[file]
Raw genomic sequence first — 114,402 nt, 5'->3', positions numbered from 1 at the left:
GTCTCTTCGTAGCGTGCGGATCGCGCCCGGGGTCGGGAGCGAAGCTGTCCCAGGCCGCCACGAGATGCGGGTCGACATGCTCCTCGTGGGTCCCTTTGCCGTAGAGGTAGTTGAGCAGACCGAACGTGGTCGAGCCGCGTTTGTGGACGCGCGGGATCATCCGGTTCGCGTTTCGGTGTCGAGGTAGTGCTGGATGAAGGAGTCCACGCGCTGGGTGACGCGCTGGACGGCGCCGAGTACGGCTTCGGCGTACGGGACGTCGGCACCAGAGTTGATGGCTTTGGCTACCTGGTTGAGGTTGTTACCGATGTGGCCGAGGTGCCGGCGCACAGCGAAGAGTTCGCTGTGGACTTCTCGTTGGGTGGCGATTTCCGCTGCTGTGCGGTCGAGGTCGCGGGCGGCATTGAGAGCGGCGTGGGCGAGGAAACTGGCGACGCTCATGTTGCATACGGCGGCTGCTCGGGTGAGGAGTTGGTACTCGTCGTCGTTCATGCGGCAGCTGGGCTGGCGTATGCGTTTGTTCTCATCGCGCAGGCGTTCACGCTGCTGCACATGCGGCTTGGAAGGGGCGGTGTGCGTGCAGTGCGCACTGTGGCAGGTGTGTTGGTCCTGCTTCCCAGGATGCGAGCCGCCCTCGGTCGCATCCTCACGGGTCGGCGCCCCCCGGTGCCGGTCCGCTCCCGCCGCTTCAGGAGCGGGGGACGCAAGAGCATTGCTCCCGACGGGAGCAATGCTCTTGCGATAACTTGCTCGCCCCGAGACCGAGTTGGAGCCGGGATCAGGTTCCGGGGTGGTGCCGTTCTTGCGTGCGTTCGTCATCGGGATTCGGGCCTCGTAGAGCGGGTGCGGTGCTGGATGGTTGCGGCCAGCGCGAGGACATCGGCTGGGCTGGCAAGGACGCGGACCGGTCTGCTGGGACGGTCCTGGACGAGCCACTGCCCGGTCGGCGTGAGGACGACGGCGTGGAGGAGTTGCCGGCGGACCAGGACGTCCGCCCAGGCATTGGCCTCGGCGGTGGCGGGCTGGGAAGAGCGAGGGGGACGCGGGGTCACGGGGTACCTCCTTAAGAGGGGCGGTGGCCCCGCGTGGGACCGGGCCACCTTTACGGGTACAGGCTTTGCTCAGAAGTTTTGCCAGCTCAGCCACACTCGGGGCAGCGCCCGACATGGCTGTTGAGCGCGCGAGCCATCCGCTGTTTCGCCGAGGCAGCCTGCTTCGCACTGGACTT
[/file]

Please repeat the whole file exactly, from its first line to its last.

Raw genomic sequence first — 114,402 nt, 5'->3', positions numbered from 1 at the left:
GTCTCTTCGTAGCGTGCGGATCGCGCCCGGGGTCGGGAGCGAAGCTGTCCCAGGCCGCCACGAGATGCGGGTCGACATGCTCCTCGTGGGTCCCTTTGCCGTAGAGGTAGTTGAGCAGACCGAACGTGGTCGAGCCGCGTTTGTGGACGCGCGGGATCATCCGGTTCGCGTTTCGGTGTCGAGGTAGTGCTGGATGAAGGAGTCCACGCGCTGGGTGACGCGCTGGACGGCGCCGAGTACGGCTTCGGCGTACGGGACGTCGGCACCAGAGTTGATGGCTTTGGCTACCTGGTTGAGGTTGTTACCGATGTGGCCGAGGTGCCGGCGCACAGCGAAGAGTTCGCTGTGGACTTCTCGTTGGGTGGCGATTTCCGCTGCTGTGCGGTCGAGGTCGCGGGCGGCATTGAGAGCGGCGTGGGCGAGGAAACTGGCGACGCTCATGTTGCATACGGCGGCTGCTCGGGTGAGGAGTTGGTACTCGTCGTCGTTCATGCGGCAGCTGGGCTGGCGTATGCGTTTGTTCTCATCGCGCAGGCGTTCACGCTGCTGCACATGCGGCTTGGAAGGGGCGGTGTGCGTGCAGTGCGCACTGTGGCAGGTGTGTTGGTCCTGCTTCCCAGGATGCGAGCCGCCCTCGGTCGCATCCTCACGGGTCGGCGCCCCCCGGTGCCGGTCCGCTCCCGCCGCTTCAGGAGCGGGGGACGCAAGAGCATTGCTCCCGACGGGAGCAATGCTCTTGCGATAACTTGCTCGCCCCGAGACCGAGTTGGAGCCGGGATCAGGTTCCGGGGTGGTGCCGTTCTTGCGTGCGTTCGTCATCGGGATTCGGGCCTCGTAGAGCGGGTGCGGTGCTGGATGGTTGCGGCCAGCGCGAGGACATCGGCTGGGCTGGCAAGGACGCGGACCGGTCTGCTGGGACGGTCCTGGACGAGCCACTGCCCGGTCGGCGTGAGGACGACGGCGTGGAGGAGTTGCCGGCGGACCAGGACGTCCGCCCAGGCATTGGCCTCGGCGGTGGCGGGCTGGGAAGAGCGAGGGGGACGCGGGGTCACGGGGTACCTCCTTAAGAGGGGCGGTGGCCCCGCGTGGGACCGGGCCACCTTTACGGGTACAGGCTTTGCTCAGAAGTTTTGCCAGCTCAGCCACACTCGGGGCAGCGCCCGACATGGCTGTTGAGCGCGCGAGCCATCCGCTGTTTCGCCGAGGCAGCCTGCTTCGCACTGGACTT